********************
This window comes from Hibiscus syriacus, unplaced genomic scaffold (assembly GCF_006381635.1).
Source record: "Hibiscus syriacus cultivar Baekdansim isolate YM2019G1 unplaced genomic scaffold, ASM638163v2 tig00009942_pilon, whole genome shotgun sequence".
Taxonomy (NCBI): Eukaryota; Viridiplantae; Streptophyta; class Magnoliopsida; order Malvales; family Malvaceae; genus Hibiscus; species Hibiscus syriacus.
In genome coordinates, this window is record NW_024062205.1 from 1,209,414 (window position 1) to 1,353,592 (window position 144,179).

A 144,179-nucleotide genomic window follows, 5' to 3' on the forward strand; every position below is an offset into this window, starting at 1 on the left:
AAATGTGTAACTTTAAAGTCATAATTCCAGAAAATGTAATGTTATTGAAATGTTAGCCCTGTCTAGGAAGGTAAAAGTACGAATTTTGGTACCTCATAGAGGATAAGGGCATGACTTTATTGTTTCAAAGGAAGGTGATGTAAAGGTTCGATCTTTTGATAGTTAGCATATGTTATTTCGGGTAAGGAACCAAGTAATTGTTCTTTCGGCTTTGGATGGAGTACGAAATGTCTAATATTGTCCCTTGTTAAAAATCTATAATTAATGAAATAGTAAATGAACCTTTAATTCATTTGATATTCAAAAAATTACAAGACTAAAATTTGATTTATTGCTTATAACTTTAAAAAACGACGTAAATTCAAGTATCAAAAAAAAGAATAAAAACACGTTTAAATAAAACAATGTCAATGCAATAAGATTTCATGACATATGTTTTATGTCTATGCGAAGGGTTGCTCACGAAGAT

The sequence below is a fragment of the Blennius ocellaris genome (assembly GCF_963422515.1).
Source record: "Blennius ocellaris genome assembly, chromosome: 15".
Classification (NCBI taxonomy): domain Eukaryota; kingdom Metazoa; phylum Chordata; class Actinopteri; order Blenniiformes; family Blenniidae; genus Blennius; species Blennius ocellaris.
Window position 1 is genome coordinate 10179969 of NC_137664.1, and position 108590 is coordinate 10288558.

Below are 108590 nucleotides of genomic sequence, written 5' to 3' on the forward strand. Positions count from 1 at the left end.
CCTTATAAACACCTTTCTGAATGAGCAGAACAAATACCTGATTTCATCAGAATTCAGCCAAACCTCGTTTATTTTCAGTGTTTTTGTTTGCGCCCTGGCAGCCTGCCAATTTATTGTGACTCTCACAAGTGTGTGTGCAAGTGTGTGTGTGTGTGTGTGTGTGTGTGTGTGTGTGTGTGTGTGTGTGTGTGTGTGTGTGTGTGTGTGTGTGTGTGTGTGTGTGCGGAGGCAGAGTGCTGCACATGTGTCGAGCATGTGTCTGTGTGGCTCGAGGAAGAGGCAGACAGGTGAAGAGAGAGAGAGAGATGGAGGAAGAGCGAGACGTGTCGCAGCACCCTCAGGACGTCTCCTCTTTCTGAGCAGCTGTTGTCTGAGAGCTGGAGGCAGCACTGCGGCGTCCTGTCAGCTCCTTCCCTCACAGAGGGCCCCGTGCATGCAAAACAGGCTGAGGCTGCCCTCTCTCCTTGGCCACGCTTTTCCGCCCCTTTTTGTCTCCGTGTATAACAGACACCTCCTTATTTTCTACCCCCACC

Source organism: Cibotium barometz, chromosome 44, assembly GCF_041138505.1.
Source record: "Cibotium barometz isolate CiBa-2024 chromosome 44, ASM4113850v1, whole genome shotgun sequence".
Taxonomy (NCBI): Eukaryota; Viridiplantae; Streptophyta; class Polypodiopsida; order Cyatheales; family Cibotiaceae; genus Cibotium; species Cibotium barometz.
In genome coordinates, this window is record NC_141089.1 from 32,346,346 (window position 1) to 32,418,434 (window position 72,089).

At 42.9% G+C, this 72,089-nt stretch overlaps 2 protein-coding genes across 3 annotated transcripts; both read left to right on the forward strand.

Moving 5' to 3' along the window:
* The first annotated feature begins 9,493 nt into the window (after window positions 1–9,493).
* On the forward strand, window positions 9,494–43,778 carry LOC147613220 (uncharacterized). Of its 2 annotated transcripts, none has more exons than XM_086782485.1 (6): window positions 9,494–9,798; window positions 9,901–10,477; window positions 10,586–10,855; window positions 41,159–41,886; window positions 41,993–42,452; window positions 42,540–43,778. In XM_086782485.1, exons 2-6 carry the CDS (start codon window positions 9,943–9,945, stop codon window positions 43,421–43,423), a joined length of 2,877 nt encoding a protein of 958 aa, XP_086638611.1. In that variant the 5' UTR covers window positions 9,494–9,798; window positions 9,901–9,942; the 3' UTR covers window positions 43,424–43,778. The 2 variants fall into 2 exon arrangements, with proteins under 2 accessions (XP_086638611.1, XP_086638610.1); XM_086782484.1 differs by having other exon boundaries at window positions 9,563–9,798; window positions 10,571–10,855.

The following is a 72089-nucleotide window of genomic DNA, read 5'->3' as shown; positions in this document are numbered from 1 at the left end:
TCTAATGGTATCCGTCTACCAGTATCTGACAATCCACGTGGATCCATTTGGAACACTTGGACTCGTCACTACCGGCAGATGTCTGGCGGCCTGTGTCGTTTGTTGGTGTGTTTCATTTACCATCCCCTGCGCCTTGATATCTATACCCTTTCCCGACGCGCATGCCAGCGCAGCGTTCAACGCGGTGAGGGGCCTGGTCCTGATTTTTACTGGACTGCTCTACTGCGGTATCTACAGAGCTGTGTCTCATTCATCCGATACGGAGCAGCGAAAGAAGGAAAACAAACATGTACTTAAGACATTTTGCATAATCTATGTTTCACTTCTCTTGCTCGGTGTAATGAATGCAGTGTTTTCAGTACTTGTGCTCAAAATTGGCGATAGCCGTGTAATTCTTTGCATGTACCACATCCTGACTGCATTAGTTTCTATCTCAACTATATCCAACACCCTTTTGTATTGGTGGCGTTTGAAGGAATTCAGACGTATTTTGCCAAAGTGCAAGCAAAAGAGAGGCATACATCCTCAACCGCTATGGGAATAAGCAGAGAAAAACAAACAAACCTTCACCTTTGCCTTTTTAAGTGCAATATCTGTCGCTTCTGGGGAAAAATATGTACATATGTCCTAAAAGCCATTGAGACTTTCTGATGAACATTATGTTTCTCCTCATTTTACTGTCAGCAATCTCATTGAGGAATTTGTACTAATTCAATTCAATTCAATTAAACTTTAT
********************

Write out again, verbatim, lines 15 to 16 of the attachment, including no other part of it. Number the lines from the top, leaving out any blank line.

Taxonomy (NCBI): Eukaryota; Viridiplantae; Streptophyta; class Polypodiopsida; order Cyatheales; family Cibotiaceae; genus Cibotium; species Cibotium barometz.
In genome coordinates, this window is record NC_141089.1 from 32,346,346 (window position 1) to 32,418,434 (window position 72,089).